Subtle symptoms of heart disease

All Woman

HEART disease is the most common cause of death worldwide, and the symptoms can be more subtle than the distinct pain associated with heart attacks.

It is said that the most common heart attack symptom in women is some type of pain, pressure or discomfort in the chest; however, it is not always severe or noticeable.

In fact, so subtle are the symptoms for women that they tend to show up in emergency rooms after heart damage has already occurred, as heart attacks in women can occur without chest pain.

Some subtle symptoms of heart disease include:

1. Swelling in the lower legs

General, laparoscopic and bariatric surgeon Dr Alfred Dawes explained that when your heart doesn't work as well, blood flow slows and backs up in the veins in your legs, also causing fluid to build up in your tissues (edema).

2. Chest pain

The amount and type of pain can vary from person to person, and the intensity of the pain does not always relate to how severe the problem is. Dr Dawes said while this is common, women with diabetes will feel a crushing pain in their chest when lying down, and others may only experience mild discomfort. He added that some may feel a sharp burning pain in their chest while there may also be pain under the breast bone, neck, shoulder, jaw, upper back or stomach.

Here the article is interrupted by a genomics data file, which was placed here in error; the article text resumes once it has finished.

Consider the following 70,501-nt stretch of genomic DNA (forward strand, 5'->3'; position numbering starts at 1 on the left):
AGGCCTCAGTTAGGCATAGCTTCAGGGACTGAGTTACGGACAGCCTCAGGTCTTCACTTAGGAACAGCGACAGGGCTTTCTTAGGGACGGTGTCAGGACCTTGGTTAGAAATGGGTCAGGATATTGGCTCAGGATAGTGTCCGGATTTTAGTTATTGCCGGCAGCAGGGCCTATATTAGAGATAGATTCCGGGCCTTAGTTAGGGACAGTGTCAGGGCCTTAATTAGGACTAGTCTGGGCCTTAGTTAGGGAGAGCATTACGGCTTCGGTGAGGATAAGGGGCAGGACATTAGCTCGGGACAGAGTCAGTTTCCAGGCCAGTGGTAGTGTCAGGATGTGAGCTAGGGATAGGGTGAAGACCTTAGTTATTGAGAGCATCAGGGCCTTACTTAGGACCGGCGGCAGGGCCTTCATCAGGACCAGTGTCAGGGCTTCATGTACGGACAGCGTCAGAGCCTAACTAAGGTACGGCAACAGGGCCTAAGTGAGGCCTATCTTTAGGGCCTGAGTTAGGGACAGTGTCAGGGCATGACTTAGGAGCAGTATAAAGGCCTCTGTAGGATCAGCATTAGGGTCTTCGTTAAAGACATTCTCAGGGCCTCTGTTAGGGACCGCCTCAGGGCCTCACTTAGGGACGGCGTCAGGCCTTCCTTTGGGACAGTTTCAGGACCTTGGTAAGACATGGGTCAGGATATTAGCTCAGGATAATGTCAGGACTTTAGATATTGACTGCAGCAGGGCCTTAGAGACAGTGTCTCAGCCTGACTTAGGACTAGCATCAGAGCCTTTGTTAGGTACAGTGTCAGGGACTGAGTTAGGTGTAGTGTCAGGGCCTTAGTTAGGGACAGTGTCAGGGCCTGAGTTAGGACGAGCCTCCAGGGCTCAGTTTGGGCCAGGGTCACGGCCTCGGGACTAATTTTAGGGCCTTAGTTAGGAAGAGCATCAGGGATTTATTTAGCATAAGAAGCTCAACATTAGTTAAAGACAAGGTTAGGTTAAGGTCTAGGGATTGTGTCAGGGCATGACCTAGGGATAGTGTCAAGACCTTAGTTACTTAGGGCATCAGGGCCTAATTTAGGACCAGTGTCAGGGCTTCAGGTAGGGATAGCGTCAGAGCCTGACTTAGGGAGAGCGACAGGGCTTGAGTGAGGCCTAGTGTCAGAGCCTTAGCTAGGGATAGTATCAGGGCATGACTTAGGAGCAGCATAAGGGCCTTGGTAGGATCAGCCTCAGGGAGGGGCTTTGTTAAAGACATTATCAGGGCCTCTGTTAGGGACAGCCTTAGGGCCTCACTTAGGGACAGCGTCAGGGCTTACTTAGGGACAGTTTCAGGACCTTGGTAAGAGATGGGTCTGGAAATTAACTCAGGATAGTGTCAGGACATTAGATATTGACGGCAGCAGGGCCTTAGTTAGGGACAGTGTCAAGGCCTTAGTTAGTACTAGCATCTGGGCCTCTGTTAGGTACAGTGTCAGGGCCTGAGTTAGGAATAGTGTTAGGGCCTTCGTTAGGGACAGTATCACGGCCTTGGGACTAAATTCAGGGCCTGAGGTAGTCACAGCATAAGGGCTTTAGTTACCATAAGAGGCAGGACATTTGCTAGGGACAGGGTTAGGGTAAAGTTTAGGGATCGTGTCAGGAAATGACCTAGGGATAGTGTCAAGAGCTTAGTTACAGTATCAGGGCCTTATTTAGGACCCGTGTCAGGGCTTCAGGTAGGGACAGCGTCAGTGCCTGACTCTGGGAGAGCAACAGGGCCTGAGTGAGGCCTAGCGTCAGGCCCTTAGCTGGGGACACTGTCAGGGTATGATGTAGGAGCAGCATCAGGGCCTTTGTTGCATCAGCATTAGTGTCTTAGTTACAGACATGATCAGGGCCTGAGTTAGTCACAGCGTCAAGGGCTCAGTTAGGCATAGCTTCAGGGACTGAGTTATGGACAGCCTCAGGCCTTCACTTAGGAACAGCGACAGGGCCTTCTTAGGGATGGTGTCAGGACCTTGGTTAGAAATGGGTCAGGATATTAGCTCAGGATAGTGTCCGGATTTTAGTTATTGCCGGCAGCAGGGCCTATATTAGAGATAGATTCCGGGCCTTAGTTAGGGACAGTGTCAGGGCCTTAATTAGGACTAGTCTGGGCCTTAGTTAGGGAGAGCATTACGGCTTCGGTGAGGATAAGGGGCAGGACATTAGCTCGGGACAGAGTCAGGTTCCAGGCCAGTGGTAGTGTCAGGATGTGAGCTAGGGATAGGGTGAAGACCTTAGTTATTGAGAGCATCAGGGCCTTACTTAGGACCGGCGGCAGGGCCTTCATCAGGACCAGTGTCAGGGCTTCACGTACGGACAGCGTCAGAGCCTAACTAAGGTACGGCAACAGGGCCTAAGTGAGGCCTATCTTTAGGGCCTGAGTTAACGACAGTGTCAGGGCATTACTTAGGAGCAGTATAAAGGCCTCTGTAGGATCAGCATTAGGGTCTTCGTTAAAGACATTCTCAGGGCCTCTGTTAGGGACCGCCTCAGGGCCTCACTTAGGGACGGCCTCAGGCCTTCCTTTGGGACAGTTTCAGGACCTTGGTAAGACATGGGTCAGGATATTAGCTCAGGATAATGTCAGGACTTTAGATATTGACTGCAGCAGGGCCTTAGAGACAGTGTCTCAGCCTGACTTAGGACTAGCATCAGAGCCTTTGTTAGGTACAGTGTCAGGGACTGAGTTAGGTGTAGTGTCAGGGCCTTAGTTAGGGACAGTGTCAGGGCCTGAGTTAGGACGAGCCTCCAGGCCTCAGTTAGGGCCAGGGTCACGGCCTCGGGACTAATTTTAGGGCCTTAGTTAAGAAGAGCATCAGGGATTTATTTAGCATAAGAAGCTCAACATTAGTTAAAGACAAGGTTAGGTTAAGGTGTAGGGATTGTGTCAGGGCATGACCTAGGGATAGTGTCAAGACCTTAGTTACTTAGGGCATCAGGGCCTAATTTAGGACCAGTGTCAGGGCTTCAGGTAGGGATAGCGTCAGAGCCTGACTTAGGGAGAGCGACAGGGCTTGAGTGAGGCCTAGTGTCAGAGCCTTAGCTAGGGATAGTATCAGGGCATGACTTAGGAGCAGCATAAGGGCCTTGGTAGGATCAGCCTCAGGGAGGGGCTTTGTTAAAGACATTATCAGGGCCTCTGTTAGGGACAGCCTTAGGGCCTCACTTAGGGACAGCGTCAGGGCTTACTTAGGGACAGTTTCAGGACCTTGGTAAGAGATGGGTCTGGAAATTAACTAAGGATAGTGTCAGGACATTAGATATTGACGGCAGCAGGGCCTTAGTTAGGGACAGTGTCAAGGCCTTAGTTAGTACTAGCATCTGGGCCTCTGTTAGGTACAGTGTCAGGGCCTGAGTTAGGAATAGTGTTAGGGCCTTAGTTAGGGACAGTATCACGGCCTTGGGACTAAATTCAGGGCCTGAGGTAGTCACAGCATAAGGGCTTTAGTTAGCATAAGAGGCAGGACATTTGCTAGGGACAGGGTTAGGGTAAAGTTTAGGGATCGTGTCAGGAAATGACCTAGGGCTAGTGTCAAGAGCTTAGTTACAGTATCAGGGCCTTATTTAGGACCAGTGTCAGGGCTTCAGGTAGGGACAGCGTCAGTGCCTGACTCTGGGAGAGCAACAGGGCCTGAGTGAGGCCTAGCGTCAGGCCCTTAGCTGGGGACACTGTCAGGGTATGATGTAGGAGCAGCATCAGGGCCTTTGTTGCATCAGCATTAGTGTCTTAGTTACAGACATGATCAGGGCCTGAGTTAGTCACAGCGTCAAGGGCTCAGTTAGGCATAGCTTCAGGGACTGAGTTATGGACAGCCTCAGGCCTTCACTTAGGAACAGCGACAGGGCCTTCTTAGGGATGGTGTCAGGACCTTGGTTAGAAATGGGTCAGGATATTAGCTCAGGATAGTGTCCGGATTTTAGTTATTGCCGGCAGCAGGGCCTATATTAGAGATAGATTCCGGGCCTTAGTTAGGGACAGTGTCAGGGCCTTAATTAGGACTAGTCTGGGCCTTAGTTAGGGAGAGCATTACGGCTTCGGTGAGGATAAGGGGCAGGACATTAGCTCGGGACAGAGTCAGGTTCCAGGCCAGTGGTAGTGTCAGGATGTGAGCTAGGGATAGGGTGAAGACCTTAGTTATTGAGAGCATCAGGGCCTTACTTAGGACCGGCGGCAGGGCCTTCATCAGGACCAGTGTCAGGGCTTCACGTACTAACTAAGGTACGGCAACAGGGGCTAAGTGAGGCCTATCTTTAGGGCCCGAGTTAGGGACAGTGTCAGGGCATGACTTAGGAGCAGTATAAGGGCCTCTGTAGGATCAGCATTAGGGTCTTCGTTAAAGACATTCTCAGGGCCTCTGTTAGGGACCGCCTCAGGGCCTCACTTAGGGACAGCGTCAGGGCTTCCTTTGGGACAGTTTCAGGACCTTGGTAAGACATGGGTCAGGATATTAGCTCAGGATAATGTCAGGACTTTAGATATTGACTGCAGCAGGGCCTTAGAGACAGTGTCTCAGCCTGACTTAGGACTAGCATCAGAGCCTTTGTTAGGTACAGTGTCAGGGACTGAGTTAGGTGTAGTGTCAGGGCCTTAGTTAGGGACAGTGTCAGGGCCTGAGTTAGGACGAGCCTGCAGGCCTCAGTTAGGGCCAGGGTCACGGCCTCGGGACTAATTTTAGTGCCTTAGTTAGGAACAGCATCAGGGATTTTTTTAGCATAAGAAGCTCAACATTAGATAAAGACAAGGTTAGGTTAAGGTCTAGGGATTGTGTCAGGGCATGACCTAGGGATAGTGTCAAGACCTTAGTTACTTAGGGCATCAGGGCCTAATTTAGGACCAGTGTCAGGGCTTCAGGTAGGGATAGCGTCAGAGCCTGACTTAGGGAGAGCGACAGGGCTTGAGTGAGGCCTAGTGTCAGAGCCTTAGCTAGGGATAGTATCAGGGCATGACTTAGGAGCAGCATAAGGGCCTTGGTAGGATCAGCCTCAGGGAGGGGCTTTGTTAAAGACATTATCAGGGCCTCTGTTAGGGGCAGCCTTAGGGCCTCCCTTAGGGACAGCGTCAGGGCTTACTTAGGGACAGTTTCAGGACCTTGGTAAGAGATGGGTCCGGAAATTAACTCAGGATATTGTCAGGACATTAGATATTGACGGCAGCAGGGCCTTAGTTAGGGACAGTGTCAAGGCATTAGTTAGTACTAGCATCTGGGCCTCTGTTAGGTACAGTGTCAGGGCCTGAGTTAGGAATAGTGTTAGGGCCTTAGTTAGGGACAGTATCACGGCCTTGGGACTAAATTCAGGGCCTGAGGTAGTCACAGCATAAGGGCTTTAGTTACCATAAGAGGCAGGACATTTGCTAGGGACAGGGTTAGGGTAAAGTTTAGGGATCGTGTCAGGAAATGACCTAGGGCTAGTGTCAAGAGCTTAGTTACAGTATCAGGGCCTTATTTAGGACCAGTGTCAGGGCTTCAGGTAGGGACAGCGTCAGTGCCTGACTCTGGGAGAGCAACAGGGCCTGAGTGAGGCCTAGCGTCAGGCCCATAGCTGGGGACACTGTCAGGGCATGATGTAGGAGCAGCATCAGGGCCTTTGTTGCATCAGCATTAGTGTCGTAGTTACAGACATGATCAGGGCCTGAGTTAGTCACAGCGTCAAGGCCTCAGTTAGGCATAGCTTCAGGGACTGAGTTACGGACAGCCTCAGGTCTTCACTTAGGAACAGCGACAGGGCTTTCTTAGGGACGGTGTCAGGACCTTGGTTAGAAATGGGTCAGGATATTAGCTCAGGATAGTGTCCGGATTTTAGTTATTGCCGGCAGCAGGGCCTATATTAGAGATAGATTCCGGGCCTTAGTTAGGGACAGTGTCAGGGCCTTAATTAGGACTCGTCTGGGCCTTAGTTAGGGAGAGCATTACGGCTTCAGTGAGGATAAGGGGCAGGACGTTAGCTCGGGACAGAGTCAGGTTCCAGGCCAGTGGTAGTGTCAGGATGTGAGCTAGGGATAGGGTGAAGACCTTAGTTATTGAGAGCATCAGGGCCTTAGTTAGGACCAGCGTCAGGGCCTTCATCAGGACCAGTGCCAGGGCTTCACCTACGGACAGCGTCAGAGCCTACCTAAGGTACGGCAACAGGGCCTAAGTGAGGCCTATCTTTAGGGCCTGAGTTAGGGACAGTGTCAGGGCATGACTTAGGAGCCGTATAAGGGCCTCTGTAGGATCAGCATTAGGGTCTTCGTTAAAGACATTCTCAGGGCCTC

3. Angina

Dr Dawes said angina is chest pain or discomfort caused when your heart muscle doesn't get enough oxygen-rich blood and may present as pressure or squeezing in your chest. He explained that it also occurs in your shoulders, arms, neck, jaw, or back, and may feel like indigestion. Dr Dawes made it clear that it is not a disease but a symptom of an underlying problem, usually coronary heart disease. Dr Dawes said the pain usually eases when one is sleeping or at rest.

4. Shortness of breath

Dr Dawes says shortness of breath while sleeping is a sign of heart disease, especially if you find that you sleep better on a stack of pillows.

Making several lifestyle changes to reduce the risk of heart disease can be beneficial in the long run. These changes include:

1. Quit or don't start smoking.

2. Exercise regularly.

3. Maintain a healthy weight.

4. Eat a healthy diet inclusive of whole grains, a variety of fruits and vegetables, low-fat or fat-free dairy products, and lean meats. Dr Dawes stressed that it is important to avoid saturated or trans fat, added sugars, and high amounts of salt.




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